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Thought experiment I.

Consider two loops of wire, 2 small dipoles B and C , with a common axis z (facing each other) and (say) 30 cm apart B to C. At the speed of light, information (including a change in magnetic field) will require 1 nanosecond to travel from C to B.

  1. Have the current on in loop B for some period of time at the start, so the B-fields at C is established in the +z-direction.
  2. Turn loop B off rapidly (fall time < 0.1 ns, say) at the same time that a current in loop C is turned ON (rapidly, rise time <0.1ns, and opposite sense with respect to the previous current in loop B ).

  3. In this way, as the current is turned on in loop C, it is immersed in the field from loop B and therefore both receives an impulse to the right, in the +z-direction.

However, loop B will be "off" (and open so no effective eddy currents) when the "return" field from loop C arrives.

Thus, loop C (which is free to move) will experience an impulse giving it momentum in the +z direction (to the right), whereas loop B will not experience an impulse to the left.

I think this argument is sufficiently simple to sketch and to ponder.

Thought Experiment II. However, If you argue that there is momentum to the left "in the magnetic field" from loop B, I will add a third loop to the left (call it A), and again, as B is opened rapidly (short fall time) -- at the same time that a current in A is turned ON (rapidly, and SAME sense with respect to the previous current in loop B ).

You see, while one may hand-wave (without equations and ignoring signs) that a magnetic field "carries momentum", the fact is that one can choose the DIRECTION of the current in a loop (or loops) which absorbs energy from that field, and *thus one can choose the DIRECTION of the momentum in the sensing loop.*

In this way, loops A and C (both free to move) as they turn on are immersed in the field from B while having currents in the opposite sense (A attracted by loop B whereas C is repelled) -- therefore BOTH loops receive an impulse to the right, in the +z-direction.

Oh, and I will need to turn off the currents in loops B and C rather quickly, so that they both receive impulses in the +z direction without "feeling" the B fields from each other, for they will be "off" when those fields arrive.

If you're concerned about fringe fields, I can add a rod of very high magnetic permeability down the z-axis, extending from A to C, so that essentially all the magnetic field is contained on the z-axis.

Whew -- simple thought experiment, but one that could actually be done IMO.

What will happen? Will there be detectable momentum imparted to the right (+z direction), but not to the left?

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In the first lines You have "boop" , "coil" and "dipole", attributed to B (as well as to C) After that I stop reading, disgusted! –  Georg Aug 6 '11 at 15:17
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"boop" does not appear, actually. The technical term "dipole" is to clarify just what I mean by "loop". Plus, you have failed to address the scientific question! –  Steven Jones Aug 7 '11 at 2:44
    
Either loops or dipoles, that is not a question of semantics! –  Georg Aug 7 '11 at 10:34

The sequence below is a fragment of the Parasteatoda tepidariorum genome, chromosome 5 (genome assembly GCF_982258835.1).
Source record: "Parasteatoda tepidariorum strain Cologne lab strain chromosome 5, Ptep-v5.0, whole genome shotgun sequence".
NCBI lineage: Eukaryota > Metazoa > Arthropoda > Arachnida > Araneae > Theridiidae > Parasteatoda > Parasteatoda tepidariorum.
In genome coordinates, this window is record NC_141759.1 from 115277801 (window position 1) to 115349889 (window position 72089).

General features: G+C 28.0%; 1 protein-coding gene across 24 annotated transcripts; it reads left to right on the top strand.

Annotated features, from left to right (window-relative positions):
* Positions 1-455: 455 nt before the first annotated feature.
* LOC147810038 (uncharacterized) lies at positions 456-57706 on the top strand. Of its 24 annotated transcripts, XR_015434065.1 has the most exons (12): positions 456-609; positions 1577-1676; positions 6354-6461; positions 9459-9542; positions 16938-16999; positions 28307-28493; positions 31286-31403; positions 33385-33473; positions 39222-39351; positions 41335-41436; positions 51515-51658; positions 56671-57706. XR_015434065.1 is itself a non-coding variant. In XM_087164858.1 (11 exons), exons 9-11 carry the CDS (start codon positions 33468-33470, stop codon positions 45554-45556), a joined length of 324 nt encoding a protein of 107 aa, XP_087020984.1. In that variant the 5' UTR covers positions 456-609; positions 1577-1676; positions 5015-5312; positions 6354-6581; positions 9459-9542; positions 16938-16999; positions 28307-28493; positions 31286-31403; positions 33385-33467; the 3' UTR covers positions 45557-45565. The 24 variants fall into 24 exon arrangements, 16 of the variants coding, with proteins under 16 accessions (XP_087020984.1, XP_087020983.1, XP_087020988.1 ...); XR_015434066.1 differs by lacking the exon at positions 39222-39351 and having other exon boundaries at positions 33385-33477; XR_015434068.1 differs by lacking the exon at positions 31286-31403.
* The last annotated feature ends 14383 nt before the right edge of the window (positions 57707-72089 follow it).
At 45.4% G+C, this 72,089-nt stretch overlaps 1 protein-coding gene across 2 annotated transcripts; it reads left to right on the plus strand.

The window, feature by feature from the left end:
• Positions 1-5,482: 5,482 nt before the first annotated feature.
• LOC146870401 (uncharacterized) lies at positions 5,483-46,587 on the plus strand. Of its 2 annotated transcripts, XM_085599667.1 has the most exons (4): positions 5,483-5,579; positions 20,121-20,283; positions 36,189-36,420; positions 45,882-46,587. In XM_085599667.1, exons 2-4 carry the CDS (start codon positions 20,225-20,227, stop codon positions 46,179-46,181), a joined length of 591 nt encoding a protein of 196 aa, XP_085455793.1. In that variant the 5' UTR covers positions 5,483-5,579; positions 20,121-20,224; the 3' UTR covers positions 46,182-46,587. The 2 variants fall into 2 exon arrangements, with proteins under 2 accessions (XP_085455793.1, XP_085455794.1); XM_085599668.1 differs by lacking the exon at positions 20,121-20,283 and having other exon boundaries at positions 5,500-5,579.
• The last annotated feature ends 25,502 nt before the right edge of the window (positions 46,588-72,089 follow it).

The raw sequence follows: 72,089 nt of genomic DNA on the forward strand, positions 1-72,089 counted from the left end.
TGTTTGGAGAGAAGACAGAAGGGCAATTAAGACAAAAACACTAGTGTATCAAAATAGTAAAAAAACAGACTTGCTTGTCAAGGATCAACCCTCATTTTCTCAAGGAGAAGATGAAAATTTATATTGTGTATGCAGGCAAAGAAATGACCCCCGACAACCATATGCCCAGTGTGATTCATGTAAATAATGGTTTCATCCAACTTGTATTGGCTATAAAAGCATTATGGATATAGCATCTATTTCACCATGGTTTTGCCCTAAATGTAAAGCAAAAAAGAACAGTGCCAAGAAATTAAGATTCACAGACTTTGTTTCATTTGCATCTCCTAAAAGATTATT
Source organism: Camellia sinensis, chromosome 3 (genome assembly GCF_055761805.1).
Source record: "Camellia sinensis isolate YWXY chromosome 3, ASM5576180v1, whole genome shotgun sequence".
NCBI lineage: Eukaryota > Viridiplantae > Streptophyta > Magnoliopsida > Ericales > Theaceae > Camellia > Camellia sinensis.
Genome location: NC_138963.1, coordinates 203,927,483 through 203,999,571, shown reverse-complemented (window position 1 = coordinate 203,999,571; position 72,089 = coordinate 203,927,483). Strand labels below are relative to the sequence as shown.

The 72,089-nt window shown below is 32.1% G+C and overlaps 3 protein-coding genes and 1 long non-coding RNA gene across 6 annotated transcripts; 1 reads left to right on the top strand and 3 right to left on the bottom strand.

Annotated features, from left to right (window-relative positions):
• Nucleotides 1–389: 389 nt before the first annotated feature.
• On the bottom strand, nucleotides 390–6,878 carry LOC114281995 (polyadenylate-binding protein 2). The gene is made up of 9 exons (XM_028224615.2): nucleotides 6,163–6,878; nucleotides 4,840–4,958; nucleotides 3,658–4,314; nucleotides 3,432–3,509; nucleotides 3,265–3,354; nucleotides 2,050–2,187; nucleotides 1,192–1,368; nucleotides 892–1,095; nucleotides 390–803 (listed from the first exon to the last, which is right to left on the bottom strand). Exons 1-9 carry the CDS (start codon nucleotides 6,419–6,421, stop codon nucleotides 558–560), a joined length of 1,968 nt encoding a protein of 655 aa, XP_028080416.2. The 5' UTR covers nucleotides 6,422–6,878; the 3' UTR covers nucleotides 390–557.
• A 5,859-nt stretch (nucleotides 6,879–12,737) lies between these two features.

No, the loop B will experience an impulse to the left. Due to the switching on, the loop C generates an electromagnetic wave which impacts on the loop B and the last starts to move to the left. This is known as the radiation pressure. (Solar Sailing!) –  Martin Gales Aug 8 '11 at 6:15
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1 Answer 1

I can see you've added more twist to your previous thought experiment, but it can be understood using a simple analogy. Think of the EM field as water, and the coils as boats floating in water. At the moment you turn on the electric current in the loop, the boat starts its propeller, and accelerates in +/- z direction (according to the direction of the current) by transferring momentum to the ambient EM field. So there's no need for the EM field to carry momentum in a predetermined direction. In fact, before you switch on the second coil, you have a static magnetic field (generated by the first coil) which has zero momentum density at every point. (EM momentum density = Poynting vector / c^2, therefore static E/B field doesn't carry momentum.)

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Interesting analogy. With the boat's propeller, the boat goes one way and the water the opposite direction, conserving momentum. But here, the loops A and C go in the +z direction just before the static magnetic field collapses -- gone! It's as if the water is gone (in your analogy). So - what moves in the -z direction to conserve momentum? that is the question. –  Steven Jones Aug 7 '11 at 12:24
    
A pulse of EM wave is generated when loop A&C accelerates. The pulse will travel at the speed of light to infinitely distant space, carrying away a net momentum in the -z direction. –  felix Aug 8 '11 at 7:34
    
Felix -- huh? what generates this "EM wave" and how much momentum in the -z direction does it carry-- and does this -z momentum in the EM wave EQUAL the momentum of loops A&C in the +z direction? –  Steven Jones Aug 14 '11 at 1:46
    
Also, does this "EM wave" travel also in the +z direction? thanks. –  Steven Jones Aug 14 '11 at 1:47
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